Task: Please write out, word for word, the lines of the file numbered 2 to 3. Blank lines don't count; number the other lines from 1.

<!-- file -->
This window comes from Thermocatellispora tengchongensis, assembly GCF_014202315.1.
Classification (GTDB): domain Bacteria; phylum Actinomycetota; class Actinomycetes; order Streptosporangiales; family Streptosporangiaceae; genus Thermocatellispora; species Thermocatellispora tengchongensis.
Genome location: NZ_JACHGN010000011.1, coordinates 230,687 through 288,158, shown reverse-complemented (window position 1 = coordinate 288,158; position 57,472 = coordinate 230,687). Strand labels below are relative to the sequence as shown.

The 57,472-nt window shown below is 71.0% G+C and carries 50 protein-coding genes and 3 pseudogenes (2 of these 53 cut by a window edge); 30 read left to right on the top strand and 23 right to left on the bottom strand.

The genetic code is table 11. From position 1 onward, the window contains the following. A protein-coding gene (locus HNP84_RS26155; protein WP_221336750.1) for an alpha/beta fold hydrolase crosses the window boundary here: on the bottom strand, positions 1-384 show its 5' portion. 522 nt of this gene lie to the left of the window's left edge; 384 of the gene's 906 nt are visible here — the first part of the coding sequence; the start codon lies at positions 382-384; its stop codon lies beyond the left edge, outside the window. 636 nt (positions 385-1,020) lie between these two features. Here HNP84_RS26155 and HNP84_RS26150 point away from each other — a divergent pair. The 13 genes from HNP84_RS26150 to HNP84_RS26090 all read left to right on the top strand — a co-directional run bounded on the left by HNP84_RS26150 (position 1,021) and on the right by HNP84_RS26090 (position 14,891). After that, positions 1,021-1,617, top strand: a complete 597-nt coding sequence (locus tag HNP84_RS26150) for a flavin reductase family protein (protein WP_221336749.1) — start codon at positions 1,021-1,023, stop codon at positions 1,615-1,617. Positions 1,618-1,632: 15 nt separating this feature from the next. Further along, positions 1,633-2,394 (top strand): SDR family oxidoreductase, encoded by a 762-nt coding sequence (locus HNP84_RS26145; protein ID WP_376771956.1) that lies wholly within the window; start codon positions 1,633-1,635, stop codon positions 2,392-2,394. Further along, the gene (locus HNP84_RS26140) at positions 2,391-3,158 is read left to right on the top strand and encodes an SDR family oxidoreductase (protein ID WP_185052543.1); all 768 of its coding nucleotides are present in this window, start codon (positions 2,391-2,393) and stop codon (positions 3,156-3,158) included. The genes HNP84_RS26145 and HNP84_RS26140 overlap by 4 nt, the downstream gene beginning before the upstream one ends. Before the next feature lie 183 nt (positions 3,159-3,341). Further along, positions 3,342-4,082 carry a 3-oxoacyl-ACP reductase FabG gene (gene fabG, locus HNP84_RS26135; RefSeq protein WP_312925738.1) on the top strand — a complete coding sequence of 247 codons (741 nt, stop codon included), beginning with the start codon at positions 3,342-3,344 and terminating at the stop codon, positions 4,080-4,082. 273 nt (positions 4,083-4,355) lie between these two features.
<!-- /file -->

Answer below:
Classification (GTDB): domain Bacteria; phylum Actinomycetota; class Actinomycetes; order Streptosporangiales; family Streptosporangiaceae; genus Thermocatellispora; species Thermocatellispora tengchongensis.
Genome location: NZ_JACHGN010000011.1, coordinates 230,687 through 288,158, shown reverse-complemented (window position 1 = coordinate 288,158; position 57,472 = coordinate 230,687). Strand labels below are relative to the sequence as shown.